In addition, rape victims are threatened for speaking out. After the 2014 rape of 221 women and girls in Tabit, government forces threatened the victims and witnesses of these attacks, ordering them to not provide any information to UNAMID. Women who tried to resist or fight back were regularly cut, stabbed, and/or mutilated with knives to instill fear in them. Moreover, Sudanese laws are reinforcing institutionalized violence against women and allowing perpetrators to walk free. In April of 2018, a 19-year-old girl, Noura Hussein, was sentenced to death for defending herself against her rapist. She had stabbed him as he attempted to rape her for the second time, and without intending to, she killed him. The international outcry at the unjust and misogynistic legal system in Sudan led to the overturning of her death sentence, but shockingly, she was still sentenced to five years in jail and ordered to pay a fine of $18,700.
How can we honestly say that we want to stop future genocides when we turn a blind eye to what is happening in Sudan? Al-Bashir, with the two warrants of ten counts for his arrest, travels freely and is welcomed by international dignitaries as if he is the world’s most important celebrity. US Congressional and Administration delegations travel to Khartoum, Sudan to discuss how the two countries can do more business together while its president presides over multiple genocides. In its most recent report on the global refugee situation, the UN did not even list Sudan as a pressing concern. Rather than discouraging future genocides, these actions tell brutal autocrats that the world will not stand in the way of their bestial behavior. When accountability for the most heinous crimes is dismissed by our leaders, when criminals are celebrated, and when we choose silence – nothing will stop the current or deter the future atrocities from happening. As he sees his freely granted pass and as he preens in the midst of his new found celebrity status, Omar al-Bashir is now emboldened by securing his special place in the hearts and minds of superpower leaders.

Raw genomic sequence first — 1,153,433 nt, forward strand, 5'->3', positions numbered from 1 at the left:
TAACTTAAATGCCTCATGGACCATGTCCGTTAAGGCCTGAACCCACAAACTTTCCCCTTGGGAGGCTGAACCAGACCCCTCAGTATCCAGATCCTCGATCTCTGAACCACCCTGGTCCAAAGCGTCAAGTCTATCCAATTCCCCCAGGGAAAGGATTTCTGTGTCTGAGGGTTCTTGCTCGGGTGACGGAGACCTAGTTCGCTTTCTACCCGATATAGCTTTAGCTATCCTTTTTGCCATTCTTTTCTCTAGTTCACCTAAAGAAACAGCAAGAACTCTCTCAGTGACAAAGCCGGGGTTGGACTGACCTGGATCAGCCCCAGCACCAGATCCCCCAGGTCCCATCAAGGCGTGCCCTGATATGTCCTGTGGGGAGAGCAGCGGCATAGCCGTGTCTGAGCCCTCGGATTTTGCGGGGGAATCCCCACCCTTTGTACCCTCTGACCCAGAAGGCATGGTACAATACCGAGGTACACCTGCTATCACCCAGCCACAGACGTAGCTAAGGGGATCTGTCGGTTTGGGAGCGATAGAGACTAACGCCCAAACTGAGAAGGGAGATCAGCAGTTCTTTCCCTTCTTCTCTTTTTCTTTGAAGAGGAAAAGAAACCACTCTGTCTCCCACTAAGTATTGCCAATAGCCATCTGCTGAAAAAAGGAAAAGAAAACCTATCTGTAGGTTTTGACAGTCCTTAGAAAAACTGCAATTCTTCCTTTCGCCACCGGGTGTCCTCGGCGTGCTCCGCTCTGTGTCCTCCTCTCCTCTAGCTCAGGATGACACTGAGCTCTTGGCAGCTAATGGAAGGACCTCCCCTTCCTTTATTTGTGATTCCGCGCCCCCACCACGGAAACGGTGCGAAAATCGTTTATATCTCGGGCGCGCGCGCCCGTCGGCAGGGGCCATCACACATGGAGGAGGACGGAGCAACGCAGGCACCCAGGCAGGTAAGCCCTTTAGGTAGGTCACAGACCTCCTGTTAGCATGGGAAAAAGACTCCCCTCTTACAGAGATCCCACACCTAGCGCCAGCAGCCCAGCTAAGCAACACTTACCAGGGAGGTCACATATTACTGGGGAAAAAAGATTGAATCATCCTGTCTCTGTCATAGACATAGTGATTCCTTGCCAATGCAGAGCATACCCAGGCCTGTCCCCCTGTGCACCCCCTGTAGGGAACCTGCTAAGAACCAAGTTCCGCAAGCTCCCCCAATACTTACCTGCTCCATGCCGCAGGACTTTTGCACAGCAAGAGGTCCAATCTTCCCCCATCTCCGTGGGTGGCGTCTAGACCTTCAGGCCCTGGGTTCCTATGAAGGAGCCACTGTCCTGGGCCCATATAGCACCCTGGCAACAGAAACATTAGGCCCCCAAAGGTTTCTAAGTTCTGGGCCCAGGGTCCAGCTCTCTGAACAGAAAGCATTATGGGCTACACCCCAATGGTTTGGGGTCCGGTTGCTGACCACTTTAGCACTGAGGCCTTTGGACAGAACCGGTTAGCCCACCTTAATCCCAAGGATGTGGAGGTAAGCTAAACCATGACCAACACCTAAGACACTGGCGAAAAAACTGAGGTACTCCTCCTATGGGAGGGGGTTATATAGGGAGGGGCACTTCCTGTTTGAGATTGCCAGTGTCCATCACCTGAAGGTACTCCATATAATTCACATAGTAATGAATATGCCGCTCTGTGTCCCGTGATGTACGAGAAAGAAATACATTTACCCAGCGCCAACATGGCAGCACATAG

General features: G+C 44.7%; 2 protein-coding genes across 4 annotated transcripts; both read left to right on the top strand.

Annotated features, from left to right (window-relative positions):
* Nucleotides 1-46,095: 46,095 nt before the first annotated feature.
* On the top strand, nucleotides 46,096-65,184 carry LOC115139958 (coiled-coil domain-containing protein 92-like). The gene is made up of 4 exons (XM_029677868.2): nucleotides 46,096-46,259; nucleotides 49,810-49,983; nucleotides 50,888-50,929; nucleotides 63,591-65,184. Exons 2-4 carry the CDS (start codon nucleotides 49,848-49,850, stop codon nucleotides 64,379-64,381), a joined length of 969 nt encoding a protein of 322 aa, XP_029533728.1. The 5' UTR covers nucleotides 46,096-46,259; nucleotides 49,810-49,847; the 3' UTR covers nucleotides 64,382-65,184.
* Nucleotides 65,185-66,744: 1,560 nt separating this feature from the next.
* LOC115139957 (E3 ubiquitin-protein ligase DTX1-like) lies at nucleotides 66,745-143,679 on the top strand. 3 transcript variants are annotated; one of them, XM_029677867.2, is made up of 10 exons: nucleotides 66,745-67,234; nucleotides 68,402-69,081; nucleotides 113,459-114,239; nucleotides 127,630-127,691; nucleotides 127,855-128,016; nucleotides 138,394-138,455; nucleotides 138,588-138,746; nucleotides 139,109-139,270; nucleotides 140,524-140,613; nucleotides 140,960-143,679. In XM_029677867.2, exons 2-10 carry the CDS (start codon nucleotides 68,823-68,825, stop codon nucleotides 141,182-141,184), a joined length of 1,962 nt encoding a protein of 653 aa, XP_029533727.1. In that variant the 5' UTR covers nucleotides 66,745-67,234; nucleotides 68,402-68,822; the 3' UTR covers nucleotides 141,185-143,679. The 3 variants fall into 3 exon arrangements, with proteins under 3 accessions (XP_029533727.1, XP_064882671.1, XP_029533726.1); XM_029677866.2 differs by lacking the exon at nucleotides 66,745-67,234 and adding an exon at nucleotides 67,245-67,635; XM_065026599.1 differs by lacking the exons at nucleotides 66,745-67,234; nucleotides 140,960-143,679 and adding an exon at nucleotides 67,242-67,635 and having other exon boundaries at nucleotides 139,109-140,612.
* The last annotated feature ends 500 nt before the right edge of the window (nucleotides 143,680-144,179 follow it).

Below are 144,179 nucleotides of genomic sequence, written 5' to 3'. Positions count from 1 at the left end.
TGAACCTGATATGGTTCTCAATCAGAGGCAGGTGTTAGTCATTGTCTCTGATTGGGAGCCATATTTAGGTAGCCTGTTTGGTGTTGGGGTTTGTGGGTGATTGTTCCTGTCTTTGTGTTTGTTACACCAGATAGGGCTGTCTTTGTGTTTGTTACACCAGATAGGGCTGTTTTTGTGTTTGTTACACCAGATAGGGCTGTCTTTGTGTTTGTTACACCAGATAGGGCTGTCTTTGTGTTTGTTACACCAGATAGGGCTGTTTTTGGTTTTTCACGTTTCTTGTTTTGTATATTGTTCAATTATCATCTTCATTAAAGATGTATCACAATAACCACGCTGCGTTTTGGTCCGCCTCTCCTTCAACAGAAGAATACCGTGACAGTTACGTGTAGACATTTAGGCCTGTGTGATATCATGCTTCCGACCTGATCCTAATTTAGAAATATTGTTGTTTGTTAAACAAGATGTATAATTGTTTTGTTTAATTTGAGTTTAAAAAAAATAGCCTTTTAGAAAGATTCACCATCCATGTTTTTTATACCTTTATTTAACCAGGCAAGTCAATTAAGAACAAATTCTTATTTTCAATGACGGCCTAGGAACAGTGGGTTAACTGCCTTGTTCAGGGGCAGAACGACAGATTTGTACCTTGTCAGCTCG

For 30 years, the man has used divide-and-conquer tactics as he divided the people of Sudan across ethnic, religious, political and geographical lines. While his regime was actively exterminating the people of Darfur, the rest of the Sudan populace was just doing business as usual. Today that tactic has expired as the entire country has awakened in an unprecedented uprising that brought hundreds of thousands to the streets to demand the resignation of al-Bashir, whereby allowing the possibility of peace, freedom and justice to take hold in Sudan. al-Bashir’s response has been brutal violence. And yet, Sudanese from all walks of life remain united and determined – with hope increasing nearly every day. Regrettably, the international community continues to fail to respond to al-Bashir’s brutality. While the regime is killing protesters, its regional and international allies are secretly meeting, assuring al-Bashir of their backing in a 2020 election. By doing so, they are actively stealing the hope for change from the Sudanese people and allowing criminal al-Bashir to get away with murder.
When people’s power prevailed, al-Bashir has been forced to step down, dismayingly his defense minister has been Installed in to control the military with hope to grant impunity for al-Bashir and other criminals. Subsequently he stepped down as people unanimously rejected his leadership. Again, they nominated the most notorious military commanders, the twin head of the Rapid Support Forces (RSF), forces loyal to Bashir responsible of genocide committed in Darfur As the news of change is welcomed, these developments put Sudan at a dangerously defining moment that needs us to stay vigilant-make it know that impunity for genocide crimes must not be an option.
In 2006, the world woke up with outrage to the campaign of genocide in Darfur. Politicians, celebrities, scholars, students and ordinary citizens demanded action to great effect. What we need now is a sustained re-awakening. The only way to stop future genocide is to make sure that Celebrity Omar al-Bashir does not get away with the one being perpetrated right under our noses.
Niemat Ahmadi, President, Darfur Women Action Group